The car you start with is an important consideration. Most anything, with enough labor and parts, can be restored. Unfortunately, many old cars are not economically restorable.

Mustangs are seldom restored for monetary gain: more often it is the satisfaction of driving one of the most popular old cars ever. Or the thrill of seeing a family heirloom "rewarded" after nearly 40 years of faithful service. Or the interest in having the "new" car you always wanted when they really were new. If the car you want restored is the one mom bought new in 1966, or it is one of the six remaining German export Mach 1s, then choosing your starting point isn't relevant. In other cases, where "that particular" car isn't an issue, the car you start with has a lot to do with the cost, time, and end result of the restoration.

In the best cases, we begin our work on a Mustang that is 30 or more years old, and has either travelled well in excess of 100,000 miles or has been parked for extended periods of time.

In 100,000 miles:
- the crankshaft has turned approximately half a billion revolutions
- the brakes may have been applied 250,000 times
- the drivers door has been opened and closed 20,000 times
- there should have been at least 60 opportunities for the engine oil drain plug to be cross-threaded.

During the last 30 years, most cars we work on:
- have been in from one to five accidents.
- have had aftermarket stereos or alarm systems installed by amatuers or people working for near-minimum wage.
- have been repainted one to three times
- have components from cars of other styles or model-years, cars with different options, or from lower quality aftermarket sources.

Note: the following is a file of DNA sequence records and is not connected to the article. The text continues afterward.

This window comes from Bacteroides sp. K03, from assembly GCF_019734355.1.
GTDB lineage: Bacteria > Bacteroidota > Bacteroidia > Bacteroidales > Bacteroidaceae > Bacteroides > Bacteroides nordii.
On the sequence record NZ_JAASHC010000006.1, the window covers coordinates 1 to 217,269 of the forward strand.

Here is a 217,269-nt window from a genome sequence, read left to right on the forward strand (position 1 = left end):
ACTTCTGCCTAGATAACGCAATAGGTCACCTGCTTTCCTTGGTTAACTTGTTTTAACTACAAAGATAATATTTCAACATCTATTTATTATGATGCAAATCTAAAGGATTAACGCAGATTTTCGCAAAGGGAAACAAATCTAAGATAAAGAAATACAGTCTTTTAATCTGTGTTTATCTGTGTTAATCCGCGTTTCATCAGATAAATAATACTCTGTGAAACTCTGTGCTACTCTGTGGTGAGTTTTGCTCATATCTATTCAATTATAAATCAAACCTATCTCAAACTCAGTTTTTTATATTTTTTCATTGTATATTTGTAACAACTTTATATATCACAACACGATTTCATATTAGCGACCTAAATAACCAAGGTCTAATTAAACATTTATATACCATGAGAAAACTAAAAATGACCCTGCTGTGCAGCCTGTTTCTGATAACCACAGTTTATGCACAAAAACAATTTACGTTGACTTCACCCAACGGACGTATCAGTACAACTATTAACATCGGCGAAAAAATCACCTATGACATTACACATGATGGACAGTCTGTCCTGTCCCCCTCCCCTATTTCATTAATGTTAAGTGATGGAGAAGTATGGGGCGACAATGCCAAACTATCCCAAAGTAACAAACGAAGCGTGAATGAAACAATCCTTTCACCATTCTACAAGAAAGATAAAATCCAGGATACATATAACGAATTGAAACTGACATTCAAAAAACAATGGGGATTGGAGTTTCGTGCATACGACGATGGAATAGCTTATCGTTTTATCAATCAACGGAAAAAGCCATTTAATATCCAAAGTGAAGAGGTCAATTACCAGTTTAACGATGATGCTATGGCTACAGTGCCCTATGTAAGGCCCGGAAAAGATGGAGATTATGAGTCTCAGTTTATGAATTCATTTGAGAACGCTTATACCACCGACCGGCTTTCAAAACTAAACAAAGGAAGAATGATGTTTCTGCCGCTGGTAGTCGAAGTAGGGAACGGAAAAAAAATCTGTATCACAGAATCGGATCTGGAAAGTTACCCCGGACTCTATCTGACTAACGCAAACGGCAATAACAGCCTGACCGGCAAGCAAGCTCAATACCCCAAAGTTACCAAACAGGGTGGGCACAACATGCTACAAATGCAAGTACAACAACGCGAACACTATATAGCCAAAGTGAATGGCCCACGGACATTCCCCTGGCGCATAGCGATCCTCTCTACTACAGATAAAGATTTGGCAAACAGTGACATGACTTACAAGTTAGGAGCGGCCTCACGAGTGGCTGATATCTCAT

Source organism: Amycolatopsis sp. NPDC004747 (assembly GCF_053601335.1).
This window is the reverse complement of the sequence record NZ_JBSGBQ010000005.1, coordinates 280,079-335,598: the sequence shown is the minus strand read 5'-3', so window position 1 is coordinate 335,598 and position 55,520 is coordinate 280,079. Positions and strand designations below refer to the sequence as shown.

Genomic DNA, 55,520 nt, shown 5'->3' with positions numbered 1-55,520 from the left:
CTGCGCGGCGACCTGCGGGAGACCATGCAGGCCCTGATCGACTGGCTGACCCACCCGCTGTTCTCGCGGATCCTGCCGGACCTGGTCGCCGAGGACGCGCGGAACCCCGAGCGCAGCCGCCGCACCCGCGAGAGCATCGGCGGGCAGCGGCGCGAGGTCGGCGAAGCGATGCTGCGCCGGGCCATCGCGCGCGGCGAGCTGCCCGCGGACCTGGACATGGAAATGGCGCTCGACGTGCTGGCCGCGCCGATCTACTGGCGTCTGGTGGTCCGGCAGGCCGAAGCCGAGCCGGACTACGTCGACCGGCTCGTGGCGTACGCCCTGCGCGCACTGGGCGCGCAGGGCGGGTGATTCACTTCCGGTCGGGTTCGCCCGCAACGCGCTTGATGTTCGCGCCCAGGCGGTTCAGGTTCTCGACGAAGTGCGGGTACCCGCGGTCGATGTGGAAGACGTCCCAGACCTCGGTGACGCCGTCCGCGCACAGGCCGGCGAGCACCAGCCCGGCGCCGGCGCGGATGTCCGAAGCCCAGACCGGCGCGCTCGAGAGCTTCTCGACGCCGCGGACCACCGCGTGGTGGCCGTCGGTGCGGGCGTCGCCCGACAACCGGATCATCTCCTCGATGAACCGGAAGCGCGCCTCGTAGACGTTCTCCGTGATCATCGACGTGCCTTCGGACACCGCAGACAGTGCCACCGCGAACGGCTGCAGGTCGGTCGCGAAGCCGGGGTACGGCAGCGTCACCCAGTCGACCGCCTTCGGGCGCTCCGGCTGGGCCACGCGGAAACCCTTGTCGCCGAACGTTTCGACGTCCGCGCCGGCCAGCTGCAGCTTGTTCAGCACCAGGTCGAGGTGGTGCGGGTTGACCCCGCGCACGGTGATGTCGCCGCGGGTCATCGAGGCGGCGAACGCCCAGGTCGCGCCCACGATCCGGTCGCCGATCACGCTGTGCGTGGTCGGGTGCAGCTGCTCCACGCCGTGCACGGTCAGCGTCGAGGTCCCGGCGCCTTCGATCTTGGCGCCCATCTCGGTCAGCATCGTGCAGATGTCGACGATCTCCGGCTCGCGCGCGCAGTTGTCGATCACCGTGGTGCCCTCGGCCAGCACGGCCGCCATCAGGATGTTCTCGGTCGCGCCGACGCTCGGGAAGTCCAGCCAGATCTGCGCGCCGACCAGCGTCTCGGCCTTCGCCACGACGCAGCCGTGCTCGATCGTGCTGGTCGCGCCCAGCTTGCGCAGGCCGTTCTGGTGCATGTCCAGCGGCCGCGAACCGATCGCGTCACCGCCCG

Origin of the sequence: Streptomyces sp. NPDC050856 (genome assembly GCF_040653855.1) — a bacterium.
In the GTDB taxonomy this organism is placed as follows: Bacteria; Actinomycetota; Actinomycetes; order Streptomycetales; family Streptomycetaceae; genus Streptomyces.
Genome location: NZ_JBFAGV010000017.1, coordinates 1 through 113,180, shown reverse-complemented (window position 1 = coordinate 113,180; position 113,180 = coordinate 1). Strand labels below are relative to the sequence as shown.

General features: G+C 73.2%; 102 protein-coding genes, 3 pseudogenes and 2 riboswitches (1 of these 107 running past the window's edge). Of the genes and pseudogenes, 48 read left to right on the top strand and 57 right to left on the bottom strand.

- have been partially reassembled using methods resulting in damaged threads, oversized holes, holes where they don't belong, interference with moving parts, loose or damaged components, weather intrusion, and paint damage.

One of these is the correct fastener: the other is what we often find . . .

Incorrect fasteners add to costs by increasing the number of trips to the tool box for tools not normally required for a particular job, locating and installing correct fasteners, and correcting the damage caused by incorrect fasteners.

Items not normally intended to be wear items will be worn, and may require replacement.

The process of repairing or replacing components will be more difficult than it would have been 30 years ago due to:
- accumulations of dirt, paint, adhesives, coatings, and lubricant residues.
- failure of weatherstrips, seals, sealants, and protective coatings
- metal fatigue, dry rot, ultraviolet radiation damage, galvanic corrosion, and rust
- past repairs that were amatuerish, industry standard, repetitive, incomplete, or deliberately poor quality to save money
- damage resulting from past accidents that was undiscovered or overlooked
- damage resulting from installation of non-factory components
- normal wear which has occurred for many years longer than the designed life of the vehicle.


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